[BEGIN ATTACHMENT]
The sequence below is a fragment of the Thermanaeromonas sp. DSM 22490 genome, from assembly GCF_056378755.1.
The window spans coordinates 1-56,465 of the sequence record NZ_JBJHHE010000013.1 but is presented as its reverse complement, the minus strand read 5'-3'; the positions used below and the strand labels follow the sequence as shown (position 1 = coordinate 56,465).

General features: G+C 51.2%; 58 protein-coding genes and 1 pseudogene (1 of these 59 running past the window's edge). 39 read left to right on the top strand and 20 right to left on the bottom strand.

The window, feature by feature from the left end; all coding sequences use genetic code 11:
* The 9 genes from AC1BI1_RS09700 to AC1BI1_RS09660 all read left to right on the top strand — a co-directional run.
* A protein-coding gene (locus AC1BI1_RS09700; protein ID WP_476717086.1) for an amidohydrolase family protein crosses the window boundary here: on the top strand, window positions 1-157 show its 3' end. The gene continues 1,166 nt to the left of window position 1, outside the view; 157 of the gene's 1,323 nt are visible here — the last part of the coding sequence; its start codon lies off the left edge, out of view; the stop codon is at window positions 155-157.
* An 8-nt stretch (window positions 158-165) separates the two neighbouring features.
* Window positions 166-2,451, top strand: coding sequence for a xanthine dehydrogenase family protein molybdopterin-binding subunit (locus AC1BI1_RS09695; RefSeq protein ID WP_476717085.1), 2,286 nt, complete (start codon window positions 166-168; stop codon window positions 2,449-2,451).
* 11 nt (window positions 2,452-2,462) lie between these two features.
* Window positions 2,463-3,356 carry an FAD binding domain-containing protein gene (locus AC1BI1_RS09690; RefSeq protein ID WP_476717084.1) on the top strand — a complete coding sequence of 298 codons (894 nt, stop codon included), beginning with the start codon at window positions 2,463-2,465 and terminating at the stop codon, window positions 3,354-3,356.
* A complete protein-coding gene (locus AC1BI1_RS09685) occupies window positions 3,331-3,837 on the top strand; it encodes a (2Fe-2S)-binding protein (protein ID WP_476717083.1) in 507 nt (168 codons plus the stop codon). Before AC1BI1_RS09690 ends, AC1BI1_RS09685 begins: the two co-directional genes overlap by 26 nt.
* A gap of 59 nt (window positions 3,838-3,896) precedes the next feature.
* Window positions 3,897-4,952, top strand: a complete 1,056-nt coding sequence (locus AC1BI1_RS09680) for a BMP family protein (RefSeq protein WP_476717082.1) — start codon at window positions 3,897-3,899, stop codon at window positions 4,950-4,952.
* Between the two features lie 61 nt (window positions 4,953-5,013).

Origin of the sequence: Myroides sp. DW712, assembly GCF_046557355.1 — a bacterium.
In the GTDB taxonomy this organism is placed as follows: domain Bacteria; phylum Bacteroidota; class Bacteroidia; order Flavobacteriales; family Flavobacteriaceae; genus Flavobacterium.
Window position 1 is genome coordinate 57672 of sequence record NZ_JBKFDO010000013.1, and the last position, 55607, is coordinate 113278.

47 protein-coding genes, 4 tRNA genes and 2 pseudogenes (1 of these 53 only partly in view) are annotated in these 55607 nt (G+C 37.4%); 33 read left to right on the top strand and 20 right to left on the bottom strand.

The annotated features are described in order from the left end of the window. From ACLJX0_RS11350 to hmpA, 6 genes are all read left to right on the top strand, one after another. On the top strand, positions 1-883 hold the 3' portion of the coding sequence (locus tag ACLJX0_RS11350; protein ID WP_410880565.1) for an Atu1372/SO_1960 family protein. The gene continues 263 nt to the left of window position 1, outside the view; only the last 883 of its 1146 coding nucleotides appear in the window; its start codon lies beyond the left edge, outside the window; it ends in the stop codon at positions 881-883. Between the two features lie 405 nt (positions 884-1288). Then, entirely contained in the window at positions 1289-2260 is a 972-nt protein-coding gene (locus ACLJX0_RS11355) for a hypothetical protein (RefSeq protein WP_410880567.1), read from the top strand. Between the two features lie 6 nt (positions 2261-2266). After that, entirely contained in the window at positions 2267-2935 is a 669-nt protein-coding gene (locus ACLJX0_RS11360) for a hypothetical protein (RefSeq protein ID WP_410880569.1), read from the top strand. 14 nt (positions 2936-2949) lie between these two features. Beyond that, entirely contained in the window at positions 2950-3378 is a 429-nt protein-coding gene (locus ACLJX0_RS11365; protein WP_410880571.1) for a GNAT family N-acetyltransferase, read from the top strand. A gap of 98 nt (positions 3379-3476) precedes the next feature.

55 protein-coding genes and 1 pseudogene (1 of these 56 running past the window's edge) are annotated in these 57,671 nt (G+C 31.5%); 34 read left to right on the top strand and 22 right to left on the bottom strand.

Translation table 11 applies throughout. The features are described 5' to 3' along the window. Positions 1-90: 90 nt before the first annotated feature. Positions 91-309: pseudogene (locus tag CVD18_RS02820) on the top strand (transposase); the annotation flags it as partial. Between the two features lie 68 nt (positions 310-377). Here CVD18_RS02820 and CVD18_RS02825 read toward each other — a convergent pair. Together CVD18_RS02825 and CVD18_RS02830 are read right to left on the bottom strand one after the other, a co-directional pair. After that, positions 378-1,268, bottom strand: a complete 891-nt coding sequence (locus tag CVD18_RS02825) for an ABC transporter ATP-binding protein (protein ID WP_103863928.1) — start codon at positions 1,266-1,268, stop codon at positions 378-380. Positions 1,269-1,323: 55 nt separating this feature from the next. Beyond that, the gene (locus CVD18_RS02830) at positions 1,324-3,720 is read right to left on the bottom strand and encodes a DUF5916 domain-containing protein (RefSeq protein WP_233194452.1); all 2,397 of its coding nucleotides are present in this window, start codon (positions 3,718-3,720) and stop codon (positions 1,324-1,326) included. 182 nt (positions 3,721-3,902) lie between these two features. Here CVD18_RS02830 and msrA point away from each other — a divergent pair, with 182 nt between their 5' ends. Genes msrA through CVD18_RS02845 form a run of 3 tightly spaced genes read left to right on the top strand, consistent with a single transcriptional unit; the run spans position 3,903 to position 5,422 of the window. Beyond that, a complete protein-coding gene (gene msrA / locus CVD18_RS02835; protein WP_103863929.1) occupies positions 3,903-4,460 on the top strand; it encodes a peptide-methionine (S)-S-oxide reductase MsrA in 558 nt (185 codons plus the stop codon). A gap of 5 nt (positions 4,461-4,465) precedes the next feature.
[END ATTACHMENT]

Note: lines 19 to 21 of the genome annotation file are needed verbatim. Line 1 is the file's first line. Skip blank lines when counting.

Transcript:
The annotated features are described in order from the left end of the window. From ACLJX0_RS11350 to hmpA, 6 genes are all read left to right on the top strand, one after another. On the top strand, positions 1-883 hold the 3' portion of the coding sequence (locus tag ACLJX0_RS11350; protein ID WP_410880565.1) for an Atu1372/SO_1960 family protein. The gene continues 263 nt to the left of window position 1, outside the view; only the last 883 of its 1146 coding nucleotides appear in the window; its start codon lies beyond the left edge, outside the window; it ends in the stop codon at positions 881-883. Between the two features lie 405 nt (positions 884-1288). Then, entirely contained in the window at positions 1289-2260 is a 972-nt protein-coding gene (locus ACLJX0_RS11355) for a hypothetical protein (RefSeq protein WP_410880567.1), read from the top strand. Between the two features lie 6 nt (positions 2261-2266). After that, entirely contained in the window at positions 2267-2935 is a 669-nt protein-coding gene (locus ACLJX0_RS11360) for a hypothetical protein (RefSeq protein ID WP_410880569.1), read from the top strand. 14 nt (positions 2936-2949) lie between these two features. Beyond that, entirely contained in the window at positions 2950-3378 is a 429-nt protein-coding gene (locus ACLJX0_RS11365; protein WP_410880571.1) for a GNAT family N-acetyltransferase, read from the top strand. A gap of 98 nt (positions 3379-3476) precedes the next feature.

55 protein-coding genes and 1 pseudogene (1 of these 56 running past the window's edge) are annotated in these 57,671 nt (G+C 31.5%); 34 read left to right on the top strand and 22 right to left on the bottom strand.

Translation table 11 applies throughout. The features are described 5' to 3' along the window. Positions 1-90: 90 nt before the first annotated feature. Positions 91-309: pseudogene (locus tag CVD18_RS02820) on the top strand (transposase); the annotation flags it as partial. Between the two features lie 68 nt (positions 310-377). Here CVD18_RS02820 and CVD18_RS02825 read toward each other — a convergent pair. Together CVD18_RS02825 and CVD18_RS02830 are read right to left on the bottom strand one after the other, a co-directional pair. After that, positions 378-1,268, bottom strand: a complete 891-nt coding sequence (locus tag CVD18_RS02825) for an ABC transporter ATP-binding protein (protein ID WP_103863928.1) — start codon at positions 1,266-1,268, stop codon at positions 378-380. Positions 1,269-1,323: 55 nt separating this feature from the next. Beyond that, the gene (locus CVD18_RS02830) at positions 1,324-3,720 is read right to left on the bottom strand and encodes a DUF5916 domain-containing protein (RefSeq protein WP_233194452.1); all 2,397 of its coding nucleotides are present in this window, start codon (positions 3,718-3,720) and stop codon (positions 1,324-1,326) included. 182 nt (positions 3,721-3,902) lie between these two features. Here CVD18_RS02830 and msrA point away from each other — a divergent pair, with 182 nt between their 5' ends. Genes msrA through CVD18_RS02845 form a run of 3 tightly spaced genes read left to right on the top strand, consistent with a single transcriptional unit; the run spans position 3,903 to position 5,422 of the window. Beyond that, a complete protein-coding gene (gene msrA / locus CVD18_RS02835; protein WP_103863929.1) occupies positions 3,903-4,460 on the top strand; it encodes a peptide-methionine (S)-S-oxide reductase MsrA in 558 nt (185 codons plus the stop codon). A gap of 5 nt (positions 4,461-4,465) precedes the next feature.